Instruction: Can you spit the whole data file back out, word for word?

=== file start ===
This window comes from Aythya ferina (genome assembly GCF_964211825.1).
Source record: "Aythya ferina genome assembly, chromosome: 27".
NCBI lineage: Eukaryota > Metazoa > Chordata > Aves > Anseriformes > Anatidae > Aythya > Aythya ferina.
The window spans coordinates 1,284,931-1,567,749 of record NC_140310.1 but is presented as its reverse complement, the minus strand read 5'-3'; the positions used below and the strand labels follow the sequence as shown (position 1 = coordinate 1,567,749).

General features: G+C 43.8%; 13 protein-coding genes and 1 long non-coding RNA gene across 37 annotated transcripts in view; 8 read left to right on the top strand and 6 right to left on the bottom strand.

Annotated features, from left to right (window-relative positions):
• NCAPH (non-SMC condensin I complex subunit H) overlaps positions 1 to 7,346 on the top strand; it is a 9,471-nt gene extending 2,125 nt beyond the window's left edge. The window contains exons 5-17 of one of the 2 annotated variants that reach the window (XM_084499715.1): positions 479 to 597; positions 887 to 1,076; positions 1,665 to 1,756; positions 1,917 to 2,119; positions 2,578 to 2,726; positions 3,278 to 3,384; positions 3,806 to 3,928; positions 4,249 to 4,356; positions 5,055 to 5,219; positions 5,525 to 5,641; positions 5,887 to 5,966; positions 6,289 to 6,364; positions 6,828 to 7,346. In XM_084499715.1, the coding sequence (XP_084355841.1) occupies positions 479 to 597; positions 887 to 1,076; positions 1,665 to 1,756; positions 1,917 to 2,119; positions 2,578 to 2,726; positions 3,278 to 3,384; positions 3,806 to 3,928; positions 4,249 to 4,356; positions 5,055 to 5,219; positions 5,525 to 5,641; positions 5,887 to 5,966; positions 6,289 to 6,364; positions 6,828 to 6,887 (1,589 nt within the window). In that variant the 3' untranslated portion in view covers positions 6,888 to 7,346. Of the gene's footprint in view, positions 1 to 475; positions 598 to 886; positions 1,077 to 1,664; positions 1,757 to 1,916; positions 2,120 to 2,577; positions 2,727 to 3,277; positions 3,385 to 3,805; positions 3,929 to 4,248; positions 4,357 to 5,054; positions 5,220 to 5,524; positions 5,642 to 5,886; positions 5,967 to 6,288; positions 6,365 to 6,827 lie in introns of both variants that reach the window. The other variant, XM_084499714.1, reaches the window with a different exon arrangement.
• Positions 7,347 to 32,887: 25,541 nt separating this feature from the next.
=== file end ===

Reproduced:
This window comes from Aythya ferina (genome assembly GCF_964211825.1).
Source record: "Aythya ferina genome assembly, chromosome: 27".
NCBI lineage: Eukaryota > Metazoa > Chordata > Aves > Anseriformes > Anatidae > Aythya > Aythya ferina.
The window spans coordinates 1,284,931-1,567,749 of record NC_140310.1 but is presented as its reverse complement, the minus strand read 5'-3'; the positions used below and the strand labels follow the sequence as shown (position 1 = coordinate 1,567,749).

General features: G+C 43.8%; 13 protein-coding genes and 1 long non-coding RNA gene across 37 annotated transcripts in view; 8 read left to right on the top strand and 6 right to left on the bottom strand.

Annotated features, from left to right (window-relative positions):
• NCAPH (non-SMC condensin I complex subunit H) overlaps positions 1 to 7,346 on the top strand; it is a 9,471-nt gene extending 2,125 nt beyond the window's left edge. The window contains exons 5-17 of one of the 2 annotated variants that reach the window (XM_084499715.1): positions 479 to 597; positions 887 to 1,076; positions 1,665 to 1,756; positions 1,917 to 2,119; positions 2,578 to 2,726; positions 3,278 to 3,384; positions 3,806 to 3,928; positions 4,249 to 4,356; positions 5,055 to 5,219; positions 5,525 to 5,641; positions 5,887 to 5,966; positions 6,289 to 6,364; positions 6,828 to 7,346. In XM_084499715.1, the coding sequence (XP_084355841.1) occupies positions 479 to 597; positions 887 to 1,076; positions 1,665 to 1,756; positions 1,917 to 2,119; positions 2,578 to 2,726; positions 3,278 to 3,384; positions 3,806 to 3,928; positions 4,249 to 4,356; positions 5,055 to 5,219; positions 5,525 to 5,641; positions 5,887 to 5,966; positions 6,289 to 6,364; positions 6,828 to 6,887 (1,589 nt within the window). In that variant the 3' untranslated portion in view covers positions 6,888 to 7,346. Of the gene's footprint in view, positions 1 to 475; positions 598 to 886; positions 1,077 to 1,664; positions 1,757 to 1,916; positions 2,120 to 2,577; positions 2,727 to 3,277; positions 3,385 to 3,805; positions 3,929 to 4,248; positions 4,357 to 5,054; positions 5,220 to 5,524; positions 5,642 to 5,886; positions 5,967 to 6,288; positions 6,365 to 6,827 lie in introns of both variants that reach the window. The other variant, XM_084499714.1, reaches the window with a different exon arrangement.
• Positions 7,347 to 32,887: 25,541 nt separating this feature from the next.